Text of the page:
Psilocybin can help reduce anxiety
Again, the evidence here is limited, but there are studies out there beginning to demonstrate that psilocybin can be effective for managing anxiety. A study conducted by a team at John Hopkins university found that psilocybin combined with psychological therapy significantly reduced anxiety and depression in terminally ill patients. After 6 hours of treatment, nearly 80% of the group reported feeling less anxiety. Even six months later, 83% of the subjects said their quality of life had improved, and almost two-thirds described the psilocybin sessions as one of the five most important experiences in their lives.
Similarly, a study conducted at NYU Langone Health found that a single dose of psilocybin provided long-term relief of anxiety in cancer patients. Commenting on the study, Dr. Stephen Ross, associate professor of psychiatry in the Department of Psychiatry at NYU Langone Health stated that,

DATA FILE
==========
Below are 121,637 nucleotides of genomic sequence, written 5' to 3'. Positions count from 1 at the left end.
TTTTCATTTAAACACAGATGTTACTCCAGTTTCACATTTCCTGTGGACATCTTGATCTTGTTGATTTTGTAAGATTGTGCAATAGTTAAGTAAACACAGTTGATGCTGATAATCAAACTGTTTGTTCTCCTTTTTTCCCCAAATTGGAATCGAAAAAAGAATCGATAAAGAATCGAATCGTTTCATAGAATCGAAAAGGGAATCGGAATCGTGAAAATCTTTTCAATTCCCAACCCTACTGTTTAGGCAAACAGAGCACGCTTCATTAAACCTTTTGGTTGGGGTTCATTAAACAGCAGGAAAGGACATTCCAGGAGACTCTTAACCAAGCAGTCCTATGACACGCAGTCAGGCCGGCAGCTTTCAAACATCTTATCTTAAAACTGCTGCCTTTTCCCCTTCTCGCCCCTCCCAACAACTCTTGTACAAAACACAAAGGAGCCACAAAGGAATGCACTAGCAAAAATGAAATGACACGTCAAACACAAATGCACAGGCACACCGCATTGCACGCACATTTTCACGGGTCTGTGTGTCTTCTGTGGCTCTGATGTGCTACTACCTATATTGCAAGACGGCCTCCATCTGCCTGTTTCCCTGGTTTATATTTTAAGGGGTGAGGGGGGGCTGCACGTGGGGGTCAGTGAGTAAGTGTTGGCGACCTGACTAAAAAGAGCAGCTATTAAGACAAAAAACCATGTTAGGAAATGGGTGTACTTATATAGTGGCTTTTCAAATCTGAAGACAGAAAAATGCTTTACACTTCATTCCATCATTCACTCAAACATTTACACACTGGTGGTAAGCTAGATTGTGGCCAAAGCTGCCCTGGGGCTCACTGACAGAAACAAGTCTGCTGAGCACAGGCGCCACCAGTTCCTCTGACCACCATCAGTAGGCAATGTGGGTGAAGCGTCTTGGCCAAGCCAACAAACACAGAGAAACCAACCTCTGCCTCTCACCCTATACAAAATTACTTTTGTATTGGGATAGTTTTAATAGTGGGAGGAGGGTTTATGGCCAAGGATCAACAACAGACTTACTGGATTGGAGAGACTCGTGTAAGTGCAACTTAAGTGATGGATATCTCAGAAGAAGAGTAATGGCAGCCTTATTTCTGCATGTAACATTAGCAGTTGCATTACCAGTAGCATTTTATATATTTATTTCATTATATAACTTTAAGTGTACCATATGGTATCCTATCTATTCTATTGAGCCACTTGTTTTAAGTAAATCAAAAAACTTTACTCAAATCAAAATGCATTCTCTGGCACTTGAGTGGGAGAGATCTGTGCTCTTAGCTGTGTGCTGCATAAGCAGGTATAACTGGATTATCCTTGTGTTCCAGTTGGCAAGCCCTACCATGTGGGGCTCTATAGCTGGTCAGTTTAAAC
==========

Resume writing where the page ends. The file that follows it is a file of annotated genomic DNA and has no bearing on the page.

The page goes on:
“Our findings strongly suggest that psilocybin therapy is a promising means of improving the emotional, psychological, and spiritual well-being of patients with life-threatening cancer.”
Though the study was limited in scope, especially in light of the small sample size, the findings offer hope that magic mushrooms can actually be a game-changer when it comes to severe anxiety—especially that experienced by those with terminal illnesses.
Shrooms can help promote desired personality changes
There’s a lot of anecdotal evidence backing this claim as well, with stories of shrooms providing a life-changing experience rather commonplace. However, clinical evidence that shrooms can help people change their personalities for the better is starting to come online.